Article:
Representative Peter Meijer said on Wednesday that it is “ridiculous” that he would face criticism for secretly traveling to Afghanistan, alleging that Joe Biden is trying to hide the reality of the situation from Americans.
“The insult to the Department of Defense, to the White House, to the State Department is, frankly, laughable,” the Republican congressman told Fox News of the reversal of President Joe Biden’s administration’s secret trip.
“Right now they have done everything they can to thwart the situation, deny this reality and frankly hide facts from the American people,” said Meijer, who represents Michigan’s 3rd District and Iraq War veteran.
“I’ll be honest, I didn’t support the decision to end our operations on August 31 before I left,” he continued. “After speaking with commanders on the ground, I trusted their judgment. And I believed it. That is what I want to convey to my fellow members of Congress. Those are the stories I want to tell that aren’t told about the individuals on the ground committing some of the most heroic acts I’ve seen in my life.”
Meijer and Democratic Congressman Seth Moulton of Massachusetts secretly flew to Kabul on Tuesday to observe U.S. evacuation efforts.
Representative Peter Meijer, a Republican and Iraq war veteran, told Fox on Wednesday that it is “ridiculous” that the Biden administration is criticizing him for traveling to Afghanistan to observe evacuation efforts.
Meijer and Democratic Representative Seth Moulton, also an Iraq War vet, secretly traveled to Kabul on Tuesday amid a huge amount of backlash and deflection from the situation in Afghanistan — including evacuation efforts by Americans and Afghan allies.
The trip came up against Biden’s team with facts on the ground, including listing unclear numbers of Americans and Afghans yet to be evacuated, as well as claims that U.S. citizens had no problems getting to the airport, while all reports on the ground claimed the contrary.
The Pentagon said it had to “take time” from helping Americans and Afghan allies in Afghanistan protect the duo of bipartisan representatives.
Defense Department press secretary John Kirby said at a briefing on Wednesday that the Pentagon had not been notified of the visit, and “clearly we do not encourage VIP visits.”
“I think the secretary would have appreciated having a chat before the visit,” Kirby said.
“To say there was no need to change the flow of the day, including the need to protect these members of Congress, would not be a sincere thing for me to claim,” he continued.
“They definitely took time away from what we planned to do that day.”
Meijer told Fox’s Bret Baier on Wednesday that they notified the appropriate individuals once they arrived in Afghanistan, but assured that they did not rely on the US military for assistance during their quick stop in Kabul.
Pentagon press secretary John Kirby said Wednesday that the DoD needed to take “time” to help Americans and allies in Afghanistan protect the duo of bipartisan representatives.
Peter Meijer served in the US military and then did humanitarian work in Afghanistan
Seth Moulton served in the Marine Corps and then hosted a TV show in Iraq
“Have you complicated matters, Congressman, by putting the two of you in the tense and dynamic situation where the military is trying to do things differently than two congressmen trying to look at things?” asked Baier.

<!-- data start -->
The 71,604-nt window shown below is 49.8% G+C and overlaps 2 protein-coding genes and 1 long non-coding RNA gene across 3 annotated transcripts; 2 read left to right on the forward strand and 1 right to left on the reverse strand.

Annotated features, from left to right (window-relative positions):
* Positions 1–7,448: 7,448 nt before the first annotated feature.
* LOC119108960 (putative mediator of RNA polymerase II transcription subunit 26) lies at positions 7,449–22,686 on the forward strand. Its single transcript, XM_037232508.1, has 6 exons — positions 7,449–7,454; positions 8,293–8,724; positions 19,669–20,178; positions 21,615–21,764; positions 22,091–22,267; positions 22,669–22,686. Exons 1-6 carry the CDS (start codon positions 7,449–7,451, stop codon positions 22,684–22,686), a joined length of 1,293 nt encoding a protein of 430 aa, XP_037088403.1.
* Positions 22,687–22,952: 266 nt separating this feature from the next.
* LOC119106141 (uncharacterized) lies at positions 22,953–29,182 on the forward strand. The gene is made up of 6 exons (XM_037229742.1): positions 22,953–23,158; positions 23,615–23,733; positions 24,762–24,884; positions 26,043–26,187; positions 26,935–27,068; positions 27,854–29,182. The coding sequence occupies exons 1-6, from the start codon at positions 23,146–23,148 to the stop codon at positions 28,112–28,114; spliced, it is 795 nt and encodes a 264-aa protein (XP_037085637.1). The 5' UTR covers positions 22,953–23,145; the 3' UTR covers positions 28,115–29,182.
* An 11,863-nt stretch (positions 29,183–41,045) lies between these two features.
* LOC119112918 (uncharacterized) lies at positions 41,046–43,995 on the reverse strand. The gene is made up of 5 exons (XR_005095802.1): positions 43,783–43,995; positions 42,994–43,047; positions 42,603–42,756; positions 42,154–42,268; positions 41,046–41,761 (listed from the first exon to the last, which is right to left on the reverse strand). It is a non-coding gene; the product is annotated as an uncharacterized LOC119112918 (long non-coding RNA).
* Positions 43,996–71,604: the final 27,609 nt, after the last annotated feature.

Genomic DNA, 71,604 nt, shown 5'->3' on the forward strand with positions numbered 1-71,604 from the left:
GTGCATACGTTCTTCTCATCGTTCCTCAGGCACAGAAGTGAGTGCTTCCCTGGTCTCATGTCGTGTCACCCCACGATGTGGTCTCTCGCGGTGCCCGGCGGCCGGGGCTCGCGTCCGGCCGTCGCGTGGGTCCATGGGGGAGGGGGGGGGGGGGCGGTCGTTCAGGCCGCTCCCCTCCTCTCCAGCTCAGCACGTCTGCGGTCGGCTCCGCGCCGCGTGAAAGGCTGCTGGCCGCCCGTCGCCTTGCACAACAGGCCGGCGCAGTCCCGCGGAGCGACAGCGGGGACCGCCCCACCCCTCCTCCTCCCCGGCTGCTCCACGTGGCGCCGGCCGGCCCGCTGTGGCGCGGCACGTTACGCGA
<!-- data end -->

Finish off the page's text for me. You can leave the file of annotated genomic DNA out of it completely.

“Let me be very clear, Bret. We had no intention of going there and depending on the US military. Our plan was completely separate from that,” he explained.
‘We did make ourselves known on arrival for situational awareness among the people who were there.’
Meijer added: ‘We have not flown in with American military aircraft.’
“Our plan was not to be dependent on anything related to the US government,” he repeated. And only the decision on behalf of the President, the Defense Secretary and the Secretary of State to cloud here is more meant to divert attention from the underlying issues, from the chaos of the withdrawal than to really tell us how we’re taking care of it. that we are learning the right lessons, supporting the individuals on the ground today, and delivering on the promises we have made to American citizens and those who have served us loyally in Afghanistan.”
Moulton tweeted about his experience in Afghanistan on Tuesday
Meijer and Moulton’s decision to go to Afghanistan was criticized by both House Speaker Nancy Pelosi and House Minority Leader Kevin McCarthy.
“Every member I’ve heard could go, I explain to them that I don’t think they should,” McCarthy said at a briefing. “I think it carries a greater risk. You got enough Americans there to be held hostage. They would make a point of being a member of Congress.”
Pelosi said in her own comments on the case: “This is dead serious. We don’t want members to go.’
‘You need the approval of your committee chair for that. And we have sent word to the committee chairmen that there will be no planes or this or that for people going to the region,” she continued.
Meijer is a member of both the Committee on Internal Security and the Committee on Foreign Affairs.
Moulton, a naval veterinarian who also served in the Iraq War, serves on the House Armed Services Committee and co-chaired the Future of Defense Task Force.
White House Press Secretary Jen Psaki confirmed that the White House was unaware that lawmakers were making the trip and reiterated that their message still reads, “Now is not the time to travel to Afghanistan.”